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Help: 2 Routers, 1 Network...

791 Views 4 Replies 2 Participants Last post by  johnwill
I already have AT&T set up with a router in our office at home. On the other side of the house I get poor signal. I have a second router, and I have found a second spot in the house that has a connection to the second telephone line, which we have our router on. I would like to have some help connecting it. My e-mail is [email protected]. It is easier to contact me through that. I can give a better explanation once contacted.

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Enough signal to add more information:

I have the 2WIRE router that AT&T gave me for our main connection. Everything is set up correctly. I have a second area of the house that doesn't get the signal from that router as well. I have a D-Link router and would like help setting it up. I have the DSL filter in the wall with the router plugged into it. Any other information that I have not put will be given to whomever can help. I would rather do this through AIM or YahooIM so I can get it done as quickly as possible.
You can't connect two DSL modems to one DSL account, it simply won't work. You might consider either hi-gain antennas or using the secondary router as a WAP.

Connecting two (or more) SOHO broadband routers together.

Note: The "primary" router can be an actual router, a software gateway like Microsoft Internet Connection Sharing, or a server connection that has the capability to supply more than one IP address using DHCP server capability. No changes are made to the primary "router" configuration.

Configure the IP address of the secondary router(s) to be in the same subnet as the primary router, but out of the range of the DHCP server in the primary router. For instance DHCP server addresses through, I'd assign the secondary router as it's IP address, for another router, etc.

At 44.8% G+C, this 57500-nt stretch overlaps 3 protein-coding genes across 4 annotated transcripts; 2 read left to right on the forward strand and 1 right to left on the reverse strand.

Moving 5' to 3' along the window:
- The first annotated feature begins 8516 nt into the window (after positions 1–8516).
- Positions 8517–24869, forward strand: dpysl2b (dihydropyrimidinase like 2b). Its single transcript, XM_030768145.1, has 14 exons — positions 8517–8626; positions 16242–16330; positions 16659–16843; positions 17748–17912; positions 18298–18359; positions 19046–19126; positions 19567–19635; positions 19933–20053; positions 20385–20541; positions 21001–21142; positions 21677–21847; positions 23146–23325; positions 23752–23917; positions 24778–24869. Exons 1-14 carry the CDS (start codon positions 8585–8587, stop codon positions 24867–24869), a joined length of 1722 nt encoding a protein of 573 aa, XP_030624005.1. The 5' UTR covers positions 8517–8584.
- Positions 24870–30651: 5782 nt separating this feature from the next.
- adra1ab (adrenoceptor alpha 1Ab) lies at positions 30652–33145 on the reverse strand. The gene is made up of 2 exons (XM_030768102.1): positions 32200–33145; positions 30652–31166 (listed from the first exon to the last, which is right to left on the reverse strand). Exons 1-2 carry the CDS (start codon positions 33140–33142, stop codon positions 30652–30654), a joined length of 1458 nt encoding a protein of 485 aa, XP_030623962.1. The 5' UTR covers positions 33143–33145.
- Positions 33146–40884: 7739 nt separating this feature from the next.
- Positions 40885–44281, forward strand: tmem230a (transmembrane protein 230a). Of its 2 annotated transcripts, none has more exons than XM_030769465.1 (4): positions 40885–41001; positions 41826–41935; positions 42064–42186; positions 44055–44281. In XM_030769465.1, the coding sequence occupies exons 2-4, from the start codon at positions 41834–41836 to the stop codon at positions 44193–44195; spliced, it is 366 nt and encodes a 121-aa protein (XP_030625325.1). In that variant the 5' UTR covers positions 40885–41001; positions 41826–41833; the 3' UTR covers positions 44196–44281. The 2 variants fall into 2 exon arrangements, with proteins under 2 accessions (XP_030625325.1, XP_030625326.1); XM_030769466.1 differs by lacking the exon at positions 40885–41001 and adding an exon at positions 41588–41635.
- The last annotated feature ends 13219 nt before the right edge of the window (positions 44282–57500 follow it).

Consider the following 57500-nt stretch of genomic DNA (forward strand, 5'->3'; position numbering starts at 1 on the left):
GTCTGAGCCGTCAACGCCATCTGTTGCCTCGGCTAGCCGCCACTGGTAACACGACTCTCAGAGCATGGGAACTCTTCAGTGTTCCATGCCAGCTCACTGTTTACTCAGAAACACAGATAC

Note: Do this first, as you will have to reboot the computer to connect to the router again for the remaining changes.

Disable the DHCP server in the secondary router.

Setup the wireless section just the way you would if it was the primary router, channels, encryption, etc. Note that you should use the same SSID and encryption key for the secondary router but a non-conflicting channel. I recommend channels 1, 6, or 11 for use for the best results.

Connect from the primary router's LAN port to one of the LAN ports on the secondary router. If there is no uplink port and neither of the routers have auto-sensing ports, use a cross-over cable. Leave the WAN port unconnected!

This procedure bypasses the routing function (NAT layer) and configures the router as a switch (or wireless access point for wireless routers).

For reference, here's a link to a Typical example config using a Netgear router
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Is there a way to have the routers connected without having to make a 150ft Cat5e and drill holes in my ceiling?
You will need a wireless bridge, not a second router if you want to connect them wirelessly.
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